NEW DELHI, Feb. 12: Twice in successive Test matches before this have Bangladesh imploded in the second innings after holding their own in a neck-and-neck first innings battle - their batsmen playing a significant role in their own downfall. Against India on Day 4 in Hyderabad, briefly though, they seemed to be following the pattern when they lost two wickets for four runs in the second innings. But first innings saviour Shakib Al Hasan, along with Mahmudullah, prevented what could have been another little batting collapse.
Having dismissed Bangladesh for 388 in the first innings, India produced two hours of entertaining batting, where they scored 158 runs and declared right at tea, setting Bangladesh a massive target of 459. In reply, the start wasn't ideal. R Ashwin removed Tamim Iqbal for his second failure in the match before Soumya Sarkar and Mominul Haque put together a meritorious 60-run stand.
Ashwin and Ravindra Jadeja then removed both batsmen in three overs to mount back pressure. With seven wickets remaining and the ball turning and gripping, Bangladesh will be hoping for one of their best second-innings batting performance in order to try and save the Test match when they resume Day 5 on 103/3. Sarkar, with his 42, has already shown what Bangladesh need to do to tackle this sort of spin on a surface that will behave like any fifth day pitch. Even Shakib took Jadeja for 10 off two balls, suggesting that attacking the bowling might not be that bad an idea after all.
Heading into Day 4, India would have hoped to wind up the Bangladesh innings quickly, in order to give them at least five sessions to probably bat again and then take 10 more wickets. But a splendid century by skipper Mushfiqur Rahim, his fifth in Tests, ensured Bangladesh stretched India till the last over of the first session. Ashwin finally picked up the cherished wicket of Mushfiqur to become the quickest to 250 Test wickets.
Mushfiqur's century was his fourth outside Bangladesh, and he will probably hold this one closer than the rest, purely because he had to make amends for his poor wicket keeping and captaincy skills while on field. Picking up from his 159 against New Zealand last month, he continued his sublime form, something that will remain key if Bangladesh are to save this Test. India's 299-run lead in the first innings meant that even though they had the option of enforcing the follow-on on Bangladesh, Kohli went against it.
Despite the resistance, it wasn't as if Bangladesh began the day well. It took Bhuvneshwar Kumar just four balls to send overnight batsman Mehedi Hasan to a ball that was a fast bowler's delight. Swinging in, the ball swirled in further to send the leg stump cart-wheeling. Taijul Islam, the new batsman, endured a tough time in the middle against the pace and bounce of Ishant Sharma and Umesh Yadav.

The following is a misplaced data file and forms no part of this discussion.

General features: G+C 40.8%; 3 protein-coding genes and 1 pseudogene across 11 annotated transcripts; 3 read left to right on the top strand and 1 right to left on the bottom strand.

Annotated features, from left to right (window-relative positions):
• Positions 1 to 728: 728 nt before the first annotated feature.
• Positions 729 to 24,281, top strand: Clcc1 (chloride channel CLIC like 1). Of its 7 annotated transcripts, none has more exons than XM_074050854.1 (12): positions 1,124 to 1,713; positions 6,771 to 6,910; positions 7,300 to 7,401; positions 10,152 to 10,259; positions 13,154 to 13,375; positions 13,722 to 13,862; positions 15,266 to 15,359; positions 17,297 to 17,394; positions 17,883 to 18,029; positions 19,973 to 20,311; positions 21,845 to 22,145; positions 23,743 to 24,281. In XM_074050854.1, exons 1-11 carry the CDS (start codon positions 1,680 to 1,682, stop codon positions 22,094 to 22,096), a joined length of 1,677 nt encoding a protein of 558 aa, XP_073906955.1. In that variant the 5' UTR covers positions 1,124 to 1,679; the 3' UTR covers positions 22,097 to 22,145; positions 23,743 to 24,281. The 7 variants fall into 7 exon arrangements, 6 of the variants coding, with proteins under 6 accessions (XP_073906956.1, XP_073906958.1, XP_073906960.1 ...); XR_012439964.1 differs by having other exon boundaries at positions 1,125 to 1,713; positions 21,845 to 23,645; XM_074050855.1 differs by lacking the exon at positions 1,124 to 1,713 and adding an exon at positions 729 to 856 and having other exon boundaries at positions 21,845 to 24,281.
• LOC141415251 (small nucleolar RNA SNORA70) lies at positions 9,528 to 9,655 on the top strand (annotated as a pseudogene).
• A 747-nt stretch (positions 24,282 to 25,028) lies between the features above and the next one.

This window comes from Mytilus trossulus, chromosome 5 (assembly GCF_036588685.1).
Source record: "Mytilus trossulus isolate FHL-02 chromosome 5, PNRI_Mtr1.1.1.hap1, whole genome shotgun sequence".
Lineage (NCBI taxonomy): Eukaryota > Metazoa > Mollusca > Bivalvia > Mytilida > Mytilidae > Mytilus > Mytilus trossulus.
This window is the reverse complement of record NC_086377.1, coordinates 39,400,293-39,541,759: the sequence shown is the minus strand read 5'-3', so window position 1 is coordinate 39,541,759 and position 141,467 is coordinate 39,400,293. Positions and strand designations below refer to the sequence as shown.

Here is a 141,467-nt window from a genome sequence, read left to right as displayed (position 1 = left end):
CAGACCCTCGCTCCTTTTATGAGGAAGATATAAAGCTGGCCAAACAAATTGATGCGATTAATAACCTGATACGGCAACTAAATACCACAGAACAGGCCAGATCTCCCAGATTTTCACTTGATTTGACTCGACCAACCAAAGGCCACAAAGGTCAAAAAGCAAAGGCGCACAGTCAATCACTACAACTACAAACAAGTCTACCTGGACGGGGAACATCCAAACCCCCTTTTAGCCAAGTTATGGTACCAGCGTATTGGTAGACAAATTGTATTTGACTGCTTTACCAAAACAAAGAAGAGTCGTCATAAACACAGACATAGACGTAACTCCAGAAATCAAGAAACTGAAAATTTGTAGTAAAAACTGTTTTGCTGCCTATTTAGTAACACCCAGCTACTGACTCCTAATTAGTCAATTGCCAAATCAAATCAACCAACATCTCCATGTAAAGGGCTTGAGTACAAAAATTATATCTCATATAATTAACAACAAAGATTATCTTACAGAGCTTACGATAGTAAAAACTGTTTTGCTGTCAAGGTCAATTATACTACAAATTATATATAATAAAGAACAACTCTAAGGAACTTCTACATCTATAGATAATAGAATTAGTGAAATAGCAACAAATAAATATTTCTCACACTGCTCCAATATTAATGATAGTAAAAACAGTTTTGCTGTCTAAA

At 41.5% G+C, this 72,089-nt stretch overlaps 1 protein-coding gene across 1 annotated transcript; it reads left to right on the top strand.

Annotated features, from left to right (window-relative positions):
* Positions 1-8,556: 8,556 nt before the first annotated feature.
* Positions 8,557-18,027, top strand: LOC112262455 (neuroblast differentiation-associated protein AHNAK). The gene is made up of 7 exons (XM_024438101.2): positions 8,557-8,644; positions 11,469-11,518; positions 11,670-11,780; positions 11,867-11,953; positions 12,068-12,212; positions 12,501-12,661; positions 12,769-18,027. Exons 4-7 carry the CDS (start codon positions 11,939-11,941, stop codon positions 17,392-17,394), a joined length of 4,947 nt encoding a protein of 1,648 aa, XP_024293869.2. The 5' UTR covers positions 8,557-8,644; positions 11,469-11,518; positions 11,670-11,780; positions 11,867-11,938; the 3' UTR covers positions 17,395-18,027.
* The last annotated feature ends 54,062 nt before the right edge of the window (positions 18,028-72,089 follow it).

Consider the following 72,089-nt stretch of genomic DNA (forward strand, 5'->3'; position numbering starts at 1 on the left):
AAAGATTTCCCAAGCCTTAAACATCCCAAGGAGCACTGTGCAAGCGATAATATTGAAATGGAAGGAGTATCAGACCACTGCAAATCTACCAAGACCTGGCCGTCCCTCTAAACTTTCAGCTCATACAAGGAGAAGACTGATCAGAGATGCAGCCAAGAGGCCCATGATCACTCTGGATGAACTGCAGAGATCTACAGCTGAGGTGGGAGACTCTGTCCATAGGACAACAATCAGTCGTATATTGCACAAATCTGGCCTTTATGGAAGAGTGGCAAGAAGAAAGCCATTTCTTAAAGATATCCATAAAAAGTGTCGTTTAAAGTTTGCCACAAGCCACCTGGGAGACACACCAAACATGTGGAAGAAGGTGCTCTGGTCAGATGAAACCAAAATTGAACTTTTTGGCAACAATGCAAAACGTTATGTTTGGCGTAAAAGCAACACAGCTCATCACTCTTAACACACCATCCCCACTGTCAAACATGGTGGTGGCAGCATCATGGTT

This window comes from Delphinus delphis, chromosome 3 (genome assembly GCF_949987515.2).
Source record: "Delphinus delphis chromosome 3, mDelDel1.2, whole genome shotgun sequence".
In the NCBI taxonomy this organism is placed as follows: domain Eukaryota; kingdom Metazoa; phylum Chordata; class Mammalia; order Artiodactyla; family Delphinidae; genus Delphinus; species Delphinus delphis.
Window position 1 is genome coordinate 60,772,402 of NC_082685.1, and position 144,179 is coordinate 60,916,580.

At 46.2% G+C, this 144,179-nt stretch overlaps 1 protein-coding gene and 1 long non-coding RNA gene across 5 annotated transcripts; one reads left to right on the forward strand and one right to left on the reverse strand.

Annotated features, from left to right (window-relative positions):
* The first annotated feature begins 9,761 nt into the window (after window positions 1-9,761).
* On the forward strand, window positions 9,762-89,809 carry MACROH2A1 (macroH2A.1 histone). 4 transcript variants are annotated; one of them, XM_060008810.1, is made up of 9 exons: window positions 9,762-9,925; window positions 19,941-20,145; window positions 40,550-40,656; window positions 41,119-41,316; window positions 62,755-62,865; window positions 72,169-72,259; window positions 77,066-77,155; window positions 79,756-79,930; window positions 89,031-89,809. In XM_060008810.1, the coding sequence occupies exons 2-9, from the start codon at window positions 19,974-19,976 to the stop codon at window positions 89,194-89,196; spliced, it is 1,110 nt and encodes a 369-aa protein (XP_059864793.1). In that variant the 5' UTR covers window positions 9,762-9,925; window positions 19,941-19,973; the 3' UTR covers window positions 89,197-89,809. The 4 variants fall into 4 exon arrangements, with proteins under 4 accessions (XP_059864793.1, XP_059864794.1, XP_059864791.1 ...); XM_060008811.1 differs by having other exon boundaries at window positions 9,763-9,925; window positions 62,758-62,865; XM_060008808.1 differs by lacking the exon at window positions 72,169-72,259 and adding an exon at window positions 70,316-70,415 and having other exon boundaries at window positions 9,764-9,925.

So did Mushfiqur, who did not lose his nerves despite Mehedi's exit and a shaky Taijul. In fact, he showed confidence in the left-hander and trusted him enough to offer him the strike. After numerous clunky shots, he gloved a ball from Umesh while ducking that didn't rise much. Taskin hung around for a while, and it gave Mushfiqur the chance to bring up his second three-figure score against India. Nine down, Mushfiqur went for a sweep but was out caught down the leg side.
For the second time straight, India wasted both their reviews. Their first referral, an LBW shout against Taijul was a strange one since the ball clearly seemed to be pitching outside leg. The other one looked stronger - a bouncer to Mushfiqur that seemed to have taken the glove, though the replay cleared that it was the arm guard the ball had kissed. Bangladesh however, got theirs spot on when Taskin referred a caught behind and survived, though Jadeja removed him caught at slips soon after.
India came out with a strong reply. The hosts scored 159 runs before declaring at tea. Cheteshwar Pujara's second half-century of the match and a couple of entertaining knocks from Virat Kohli and Ajinkya Rahane helped India score at over five-and-a-half runs an over.
The intention was clear from the moment Kohli walked out to bat after the early wickets of Murali Vijay and KL Rahul, both offering faint nicks to Mushfiqur off Taskin Ahmed. Kohli and Pujara then went on the attack, pulling, driving and taking the aerial route. In a rarity, Pujara outpaced himself and outscored Kohli. The Indian skipper lofted Shakib over long-on, but a repeat of it saw him mistime one to short-midwicket.
As a very unlike-Pujara innings unfolded at the other end, Ajinkya Rahane walked out and struck a few lusty blows, scoring two fours and a sweetly-timed six off Mehedi. One shot too many, Rahane had his middle stump rattled by Shakib. With the interval lurking round the corner, Jadeja scored a four and six off Shakib before Pujara brought up his 12th Test fifty.
Brief score: Bangladesh 103/3 and 388 all out (Soumya Sarkar 42; R Ashwin 2/34) need 356 to win against India 159/4 decl (Cheteshwar Pujara 54*; Taskin Ahmed 2/43) and 687/6 decl.(TOI)
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